Decision at Alesia

| Introduction | Goals and Objectives | Grammar Highlights | Passage | Handouts | Web Resources |


The seldom read DbG 7.77 takes place in 52 BC, after Caesar has besieged Vercingetorix and his 80,000 troops at Alesia, but before the Gallic relief force of 250,000 men had arrived. The situation within the oppidum is getting grim; the Gauls are running out of food and Caesar shows no signs of weakening. Vercingetorix, the Gallic commander, has called together a council to decide what to do. One of the speakers is Critognatus, a Gallic nobleman and relative of Vercingetorix.

This selection is particularly interesting because it provides an interesting window into the motivations and ideals of the Gallic side. Critognatus is concerned not only with matters of honor and valor, but he also fears that the Romans will destroy them even if they surrender. His worries may echo what was commonly felt by frontier "barbarian" nations faced with imperialist Roman aggression.

Not to be ignored is the fact that Caesar is the one writing this passage. To what extent is he being honest in portraying Critognatus? Is he accurately reflecting Gallic positions on his conquest? If he isn't, what does he stand to gain by presenting it in the way he does?

Finally, teachers can use this passage to demonstrate Caesar's ability to use rhetorical devices to his advantage. Historians since Thucydides have included speeches as part of a historical narrative; Caesar is following in this tradition. Although Caesar's Commentarii is supposed to be a raw, unpolished work, it is possible to see the subtle attention to detail that Caesar has in this speech. Key words and phrases (such as libertas, servitus, ius, and deditio) are juxtaposed throughout the speech at critical points to reinforce meaning. Caesar makes use of rhetorical questions, asyndeton, and clever word order to make the speech more compelling.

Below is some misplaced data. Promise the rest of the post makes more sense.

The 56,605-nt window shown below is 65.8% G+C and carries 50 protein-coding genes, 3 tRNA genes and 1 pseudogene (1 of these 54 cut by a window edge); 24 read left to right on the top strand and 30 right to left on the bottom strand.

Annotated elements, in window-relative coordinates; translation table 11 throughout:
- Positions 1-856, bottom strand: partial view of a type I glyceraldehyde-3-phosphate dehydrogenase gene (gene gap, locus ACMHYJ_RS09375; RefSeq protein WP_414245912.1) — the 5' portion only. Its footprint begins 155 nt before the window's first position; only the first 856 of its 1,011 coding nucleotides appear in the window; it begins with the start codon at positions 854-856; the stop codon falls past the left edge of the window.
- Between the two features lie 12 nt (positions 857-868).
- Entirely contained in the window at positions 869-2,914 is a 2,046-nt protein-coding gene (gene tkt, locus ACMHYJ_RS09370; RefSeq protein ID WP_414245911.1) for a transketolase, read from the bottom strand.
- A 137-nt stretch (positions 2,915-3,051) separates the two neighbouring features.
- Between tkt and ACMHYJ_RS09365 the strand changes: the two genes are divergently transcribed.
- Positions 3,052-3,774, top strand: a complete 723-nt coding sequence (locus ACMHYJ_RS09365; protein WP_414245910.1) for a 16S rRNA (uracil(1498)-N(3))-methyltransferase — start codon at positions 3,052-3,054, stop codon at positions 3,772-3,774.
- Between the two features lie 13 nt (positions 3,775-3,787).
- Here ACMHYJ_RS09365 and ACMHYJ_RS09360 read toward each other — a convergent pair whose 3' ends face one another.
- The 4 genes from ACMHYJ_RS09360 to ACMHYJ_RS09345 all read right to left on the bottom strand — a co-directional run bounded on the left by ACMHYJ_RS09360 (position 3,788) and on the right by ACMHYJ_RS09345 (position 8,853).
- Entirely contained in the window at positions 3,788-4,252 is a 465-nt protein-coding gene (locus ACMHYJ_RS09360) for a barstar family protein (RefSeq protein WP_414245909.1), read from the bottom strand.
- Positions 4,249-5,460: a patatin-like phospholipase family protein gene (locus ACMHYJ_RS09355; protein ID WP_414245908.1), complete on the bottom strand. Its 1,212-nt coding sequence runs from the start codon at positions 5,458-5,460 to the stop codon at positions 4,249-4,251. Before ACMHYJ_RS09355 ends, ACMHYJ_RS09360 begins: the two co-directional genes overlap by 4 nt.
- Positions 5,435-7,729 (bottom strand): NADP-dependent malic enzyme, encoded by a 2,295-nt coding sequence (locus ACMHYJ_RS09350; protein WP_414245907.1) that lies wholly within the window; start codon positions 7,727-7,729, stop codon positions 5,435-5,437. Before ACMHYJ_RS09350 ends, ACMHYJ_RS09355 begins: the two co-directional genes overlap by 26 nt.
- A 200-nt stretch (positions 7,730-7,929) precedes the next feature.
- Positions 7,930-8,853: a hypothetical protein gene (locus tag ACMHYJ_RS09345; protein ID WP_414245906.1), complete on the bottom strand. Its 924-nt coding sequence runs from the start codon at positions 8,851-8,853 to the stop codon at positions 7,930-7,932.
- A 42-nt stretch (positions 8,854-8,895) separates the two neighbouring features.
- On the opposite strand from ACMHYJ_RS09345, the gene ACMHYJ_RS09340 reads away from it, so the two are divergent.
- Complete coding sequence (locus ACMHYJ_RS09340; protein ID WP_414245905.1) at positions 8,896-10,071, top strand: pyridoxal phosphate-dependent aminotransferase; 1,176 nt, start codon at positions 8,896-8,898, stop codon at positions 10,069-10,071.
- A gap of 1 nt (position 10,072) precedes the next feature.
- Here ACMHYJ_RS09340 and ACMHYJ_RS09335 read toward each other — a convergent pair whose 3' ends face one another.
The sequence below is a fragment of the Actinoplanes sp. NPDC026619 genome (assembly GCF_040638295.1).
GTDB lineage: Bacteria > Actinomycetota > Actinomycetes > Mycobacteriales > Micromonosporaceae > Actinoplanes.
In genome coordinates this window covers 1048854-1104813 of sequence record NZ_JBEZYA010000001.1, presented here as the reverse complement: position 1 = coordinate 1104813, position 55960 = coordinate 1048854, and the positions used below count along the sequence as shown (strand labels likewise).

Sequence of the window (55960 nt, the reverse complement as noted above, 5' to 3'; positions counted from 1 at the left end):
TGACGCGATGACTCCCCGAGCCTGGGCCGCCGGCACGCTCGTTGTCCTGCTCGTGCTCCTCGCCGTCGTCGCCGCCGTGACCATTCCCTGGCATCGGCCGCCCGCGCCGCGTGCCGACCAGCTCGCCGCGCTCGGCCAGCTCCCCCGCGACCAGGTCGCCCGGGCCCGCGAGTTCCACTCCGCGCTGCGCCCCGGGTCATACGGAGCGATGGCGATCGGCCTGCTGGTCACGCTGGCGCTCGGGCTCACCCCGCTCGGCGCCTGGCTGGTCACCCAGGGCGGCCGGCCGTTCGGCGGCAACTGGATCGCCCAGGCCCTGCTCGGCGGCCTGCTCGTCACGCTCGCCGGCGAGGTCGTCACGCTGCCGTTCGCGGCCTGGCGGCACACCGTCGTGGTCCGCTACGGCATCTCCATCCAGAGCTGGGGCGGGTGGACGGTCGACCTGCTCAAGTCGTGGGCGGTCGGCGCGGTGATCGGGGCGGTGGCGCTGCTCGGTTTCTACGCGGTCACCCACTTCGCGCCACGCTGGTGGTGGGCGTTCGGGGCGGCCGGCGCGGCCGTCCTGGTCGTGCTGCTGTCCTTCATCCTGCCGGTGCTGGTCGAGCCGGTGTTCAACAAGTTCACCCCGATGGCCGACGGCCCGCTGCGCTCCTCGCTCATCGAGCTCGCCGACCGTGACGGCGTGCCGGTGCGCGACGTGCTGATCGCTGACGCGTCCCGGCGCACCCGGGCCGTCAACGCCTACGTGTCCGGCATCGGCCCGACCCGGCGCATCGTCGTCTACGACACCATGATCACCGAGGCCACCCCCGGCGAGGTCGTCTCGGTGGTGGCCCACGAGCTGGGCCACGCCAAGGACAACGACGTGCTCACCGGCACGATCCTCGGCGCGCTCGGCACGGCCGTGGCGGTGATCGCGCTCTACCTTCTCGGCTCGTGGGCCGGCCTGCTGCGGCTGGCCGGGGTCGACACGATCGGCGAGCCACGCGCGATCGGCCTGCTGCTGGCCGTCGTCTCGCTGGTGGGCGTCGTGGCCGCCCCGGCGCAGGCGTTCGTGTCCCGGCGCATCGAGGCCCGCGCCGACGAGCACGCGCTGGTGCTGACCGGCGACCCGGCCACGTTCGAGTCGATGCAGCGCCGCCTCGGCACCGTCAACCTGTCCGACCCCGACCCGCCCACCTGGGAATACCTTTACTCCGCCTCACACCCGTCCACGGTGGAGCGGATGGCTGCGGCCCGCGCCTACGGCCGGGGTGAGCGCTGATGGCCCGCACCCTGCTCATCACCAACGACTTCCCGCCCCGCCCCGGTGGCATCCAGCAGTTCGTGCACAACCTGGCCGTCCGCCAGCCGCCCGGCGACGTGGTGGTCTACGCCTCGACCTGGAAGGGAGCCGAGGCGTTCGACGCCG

Goals and Objectives:

Also provided are some sample lesson plans:

  1. Explain the background of the passage (see above in the Introduction).
  2. Give students the passage (Handout A) and read it in Latin or as a translation (Handout C).
  3. Discuss questions on Handout A.
  4. Have students complete side one of Handout B (find key words in the speech)
  5. Discuss more precise meanings of these words (see the following aid) and have students revise translations
  6. Discuss positioning of these words at key points in the speech and how they reveal meaning (Handout B - reverse side)
  7. Take a modern speech (Martin Luther King, Jr. - Handout D) and compare use of rhetoric (Handout E can be used as a guide)

Grammar Highlights:

The following is a list of the more interesting grammatical features of the passage and where each is located.

The primary purpose of this Unit is to analyze Caesar's motives and diction. At this time, there are no grammar exercises based on this selection, but teachers are free to create their own (and submit them to this site, if they'd like!).


This passage from De bello Gallico 7.77 is taken from the text at the Perseus Project online and formatted in a table with line numbers and macrons.


There are several activities to go along with the "Decision at Alesia" Unit. They are made to be as printer-friendly as possible; you may wish to set your browser not to print the date, page number, and web address (you can set these options in Netscape under File->Page Setup in the menu bar).

You can also download a zipped version in Microsoft Word format of the entire Unit here.

Web Resources:

Questioning French archaeological beliefs:

Emile Mourey has a website discussing archaelogical difficulties in locating Gallic towns, including Gergovia and Alesia. Much of it is written in French, but there are some English translations. The site has some maps of the Alesian battle, diagrams of theoretical Roman traps, and some theories on Roman entrenchments.

Judy Sylte's Alesia et al. Page:

Here you can find a lovely drawing of the Alesian oppidum and Caesar's surrounding fortifications, plus a short history of the Gallic wars and Caesar's life on other parts of the site.

From the Athena Review Archive:

You'll find here an older picture of the terrain and Roman fortifications surrounding Alesia and some brief information about what kinds of structures were found there.

German Archaeological Institute's Alesian excavations:

There was a French and German project to look at Caesar's fortifications at Alise St. Rheine (ancient Alesia) in the 1990's. You'll find some contact information about the excavations at this site, but not much else.

Martin Luther King, Jr. speeches:

This website is one of many that has the famous "I Have a Dream" speech (from which the formatted Handout D is taken). This particular site also features audio and video versions for interested teachers.